Then there is attention scarcity: “A wealth of information creates a poverty of attention (Herbert Simon). So the amount of time a company can grab your attention determines its value. This is one of the reasons that Facebook does not offer the option to get a daily report of everything that happened on your network. Instead, they want to get you to check Facebook every few minutes.

Two-sided platforms that have to cater for two different user groups, where the value of the platform for one group is dependent on a reasonable number of participants of the other group. This creates a lot of lock-in effects, and hence a monopoly (Hadi called it centralisation, but this not necessarily means a centralised architecture, but more conceptually like a virtual central service – like Facebook as ‘the’ social network)). This is similar to the consequences of the network effect, where the value of a product or service increases as more people are using it. Intermediaries offering such platforms experience non-linear growth.

There is a pernicious cycle where capital enables the use of Big Data with which you can grab attention and nudge people which leads to (political) power which creates more capital.

Business models matter. E.g. Apple making money by selling expensive hardware makes that they can differentiate themselves as being more privacy friendly: they do not need our personal data to make a profit (unlike Google or Facebook).

Research strategies

Earlier empirical studies focused on users, e.g the impact of identification, privacy preference measurements, monetisation of privacy. Currently the focus is on organisations, looking at e.g. data breach notifications, and web transparency.

Data breach notification laws have made the general public more aware of the extent and severity of the issue. Companies especially care about user perception, not the associated fine.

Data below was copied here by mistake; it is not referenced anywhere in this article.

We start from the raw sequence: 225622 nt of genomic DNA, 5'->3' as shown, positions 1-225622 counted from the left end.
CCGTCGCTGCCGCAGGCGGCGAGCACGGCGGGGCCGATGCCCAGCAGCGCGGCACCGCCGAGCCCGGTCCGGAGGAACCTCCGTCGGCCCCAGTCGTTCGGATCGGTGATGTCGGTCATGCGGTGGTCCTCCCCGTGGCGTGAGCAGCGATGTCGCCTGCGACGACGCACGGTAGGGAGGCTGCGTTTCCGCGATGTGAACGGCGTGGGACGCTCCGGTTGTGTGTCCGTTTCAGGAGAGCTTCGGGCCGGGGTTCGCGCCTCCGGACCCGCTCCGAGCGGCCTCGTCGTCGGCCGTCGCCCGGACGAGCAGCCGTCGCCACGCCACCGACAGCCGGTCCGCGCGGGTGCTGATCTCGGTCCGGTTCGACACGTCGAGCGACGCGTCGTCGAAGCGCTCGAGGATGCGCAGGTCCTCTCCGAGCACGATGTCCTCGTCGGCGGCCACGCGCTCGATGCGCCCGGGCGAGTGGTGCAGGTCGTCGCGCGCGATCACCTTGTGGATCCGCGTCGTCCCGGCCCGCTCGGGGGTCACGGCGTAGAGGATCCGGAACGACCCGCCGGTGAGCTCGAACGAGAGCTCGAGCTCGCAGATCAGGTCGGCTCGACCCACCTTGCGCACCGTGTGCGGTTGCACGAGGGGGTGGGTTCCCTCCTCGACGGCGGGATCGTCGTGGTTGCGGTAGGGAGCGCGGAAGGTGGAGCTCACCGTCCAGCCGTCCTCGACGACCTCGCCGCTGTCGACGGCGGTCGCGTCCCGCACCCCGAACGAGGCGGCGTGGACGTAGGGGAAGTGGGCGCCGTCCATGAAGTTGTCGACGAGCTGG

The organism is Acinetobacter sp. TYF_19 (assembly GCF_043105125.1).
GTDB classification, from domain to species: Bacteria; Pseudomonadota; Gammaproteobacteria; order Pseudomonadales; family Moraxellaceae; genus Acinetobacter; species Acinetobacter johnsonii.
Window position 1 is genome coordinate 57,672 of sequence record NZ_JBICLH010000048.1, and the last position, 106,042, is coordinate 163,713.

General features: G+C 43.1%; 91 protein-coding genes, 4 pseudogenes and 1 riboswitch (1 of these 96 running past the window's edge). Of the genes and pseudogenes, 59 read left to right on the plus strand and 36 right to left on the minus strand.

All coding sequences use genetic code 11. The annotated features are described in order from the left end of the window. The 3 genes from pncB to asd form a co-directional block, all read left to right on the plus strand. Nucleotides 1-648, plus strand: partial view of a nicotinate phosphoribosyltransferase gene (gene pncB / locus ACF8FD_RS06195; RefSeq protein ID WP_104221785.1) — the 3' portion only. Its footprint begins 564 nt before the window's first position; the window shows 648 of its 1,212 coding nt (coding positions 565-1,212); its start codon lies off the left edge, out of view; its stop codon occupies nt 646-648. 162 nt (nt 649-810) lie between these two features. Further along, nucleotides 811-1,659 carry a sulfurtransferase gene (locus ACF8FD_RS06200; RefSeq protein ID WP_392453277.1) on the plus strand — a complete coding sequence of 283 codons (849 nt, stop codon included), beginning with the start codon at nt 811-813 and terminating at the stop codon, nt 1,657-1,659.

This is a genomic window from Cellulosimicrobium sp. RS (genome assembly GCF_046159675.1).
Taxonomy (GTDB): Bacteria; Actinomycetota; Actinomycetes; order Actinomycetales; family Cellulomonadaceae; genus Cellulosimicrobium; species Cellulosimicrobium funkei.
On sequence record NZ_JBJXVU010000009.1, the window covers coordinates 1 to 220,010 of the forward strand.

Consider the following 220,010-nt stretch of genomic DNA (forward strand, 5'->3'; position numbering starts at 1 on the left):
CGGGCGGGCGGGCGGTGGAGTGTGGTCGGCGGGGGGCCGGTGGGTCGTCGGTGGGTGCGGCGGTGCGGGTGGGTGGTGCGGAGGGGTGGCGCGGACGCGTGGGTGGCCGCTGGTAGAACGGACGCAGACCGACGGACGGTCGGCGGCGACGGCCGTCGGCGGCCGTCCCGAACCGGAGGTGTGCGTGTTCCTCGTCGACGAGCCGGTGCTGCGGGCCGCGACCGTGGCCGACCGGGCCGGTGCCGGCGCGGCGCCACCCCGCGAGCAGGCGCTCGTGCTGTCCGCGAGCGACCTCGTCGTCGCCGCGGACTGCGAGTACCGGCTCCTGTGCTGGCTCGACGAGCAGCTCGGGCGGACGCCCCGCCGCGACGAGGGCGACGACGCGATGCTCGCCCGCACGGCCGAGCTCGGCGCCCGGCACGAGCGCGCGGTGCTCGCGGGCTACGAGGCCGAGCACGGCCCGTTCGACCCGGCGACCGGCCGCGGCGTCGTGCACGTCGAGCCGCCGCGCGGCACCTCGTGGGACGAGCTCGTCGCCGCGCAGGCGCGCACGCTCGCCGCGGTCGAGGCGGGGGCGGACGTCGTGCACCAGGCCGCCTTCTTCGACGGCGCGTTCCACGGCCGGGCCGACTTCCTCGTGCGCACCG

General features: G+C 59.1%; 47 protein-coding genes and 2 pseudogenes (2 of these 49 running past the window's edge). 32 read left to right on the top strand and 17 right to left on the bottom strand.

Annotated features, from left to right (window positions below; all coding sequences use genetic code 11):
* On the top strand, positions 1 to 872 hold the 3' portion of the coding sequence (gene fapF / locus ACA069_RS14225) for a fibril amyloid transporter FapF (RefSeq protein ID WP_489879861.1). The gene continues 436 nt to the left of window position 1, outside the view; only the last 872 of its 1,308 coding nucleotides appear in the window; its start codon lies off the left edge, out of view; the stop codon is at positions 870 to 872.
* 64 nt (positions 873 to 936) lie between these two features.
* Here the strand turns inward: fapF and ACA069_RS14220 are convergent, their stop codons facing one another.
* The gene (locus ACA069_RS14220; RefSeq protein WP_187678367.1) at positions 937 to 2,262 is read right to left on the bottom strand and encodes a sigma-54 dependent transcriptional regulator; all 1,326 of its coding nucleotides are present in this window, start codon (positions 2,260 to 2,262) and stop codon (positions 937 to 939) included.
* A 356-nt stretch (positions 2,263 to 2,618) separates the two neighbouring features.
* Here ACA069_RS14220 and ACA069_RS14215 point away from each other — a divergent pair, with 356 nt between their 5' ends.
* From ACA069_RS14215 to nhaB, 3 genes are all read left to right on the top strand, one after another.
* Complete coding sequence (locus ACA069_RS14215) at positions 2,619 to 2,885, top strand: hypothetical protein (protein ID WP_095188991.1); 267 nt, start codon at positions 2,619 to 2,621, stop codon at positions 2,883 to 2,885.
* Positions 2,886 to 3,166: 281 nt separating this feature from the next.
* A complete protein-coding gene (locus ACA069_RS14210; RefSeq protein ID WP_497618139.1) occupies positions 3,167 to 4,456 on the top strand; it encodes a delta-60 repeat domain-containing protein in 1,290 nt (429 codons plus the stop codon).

Web transparency research, e.g the work by Latanya Sweeney that showed that when searching for names that appear to refer to people of colour on Google, Google would show advertisements for “has X been arrested?”. Or the research by Gunes Acar, Claudia Diaz and others on persistent tracking mechanisms on the web to counter and keep on tracking people clearing their cookies. There is a new trend of large scale empirical studies to investigate these practices further, which sometimes leads to exposed techniques being withdrawn from use.

A study of EU-cookie law effects looked at the effect of different local interpretations of consent (explicit vs. implicit); it showed that websites in countries that have a strict interpretation indeed drop fewer cookies.

Aligning incentives

To align incentives one could define (and enforce) regulation, taxes, subsidies, reputation metrics. Also, transparency may lead to collective demand.

EU Open Technology Foundation (OTF) could be a way to fund alternatives, say public infrastructures. Research funding like H2020 is less suitable, as it is quite bureaucratic and it isn’t very easy to change the approach fundamentally midway a project if you discovered the approach will not deliver the best possible result. Projects like Tor have a few million dollar to spend yearly.

Metrics and seals must measure real privacy and deal with perverse incentives (like especially dodgy companies willing to pay for a seal to ‘whitewash’ their image).

But perhaps there are other governance models. Hadi proposed a ‘data board’ (making decisions about data processsing) different from the board of directors, with representatives from their users and the company itself, as a way to reinstate the ‘trias politica’ in a domain where companies provide public services harvesting public data. It would balance trade-offs and ensure benefits are fairly shared. Is there a role for an external supervisory body, similar to data protection authorities? The audience noted that an extreme example of governance of platforms is offered by China 😉 And it was believed highly unlikely that the US legislator is going to allow other countries to determine what happens in US companies.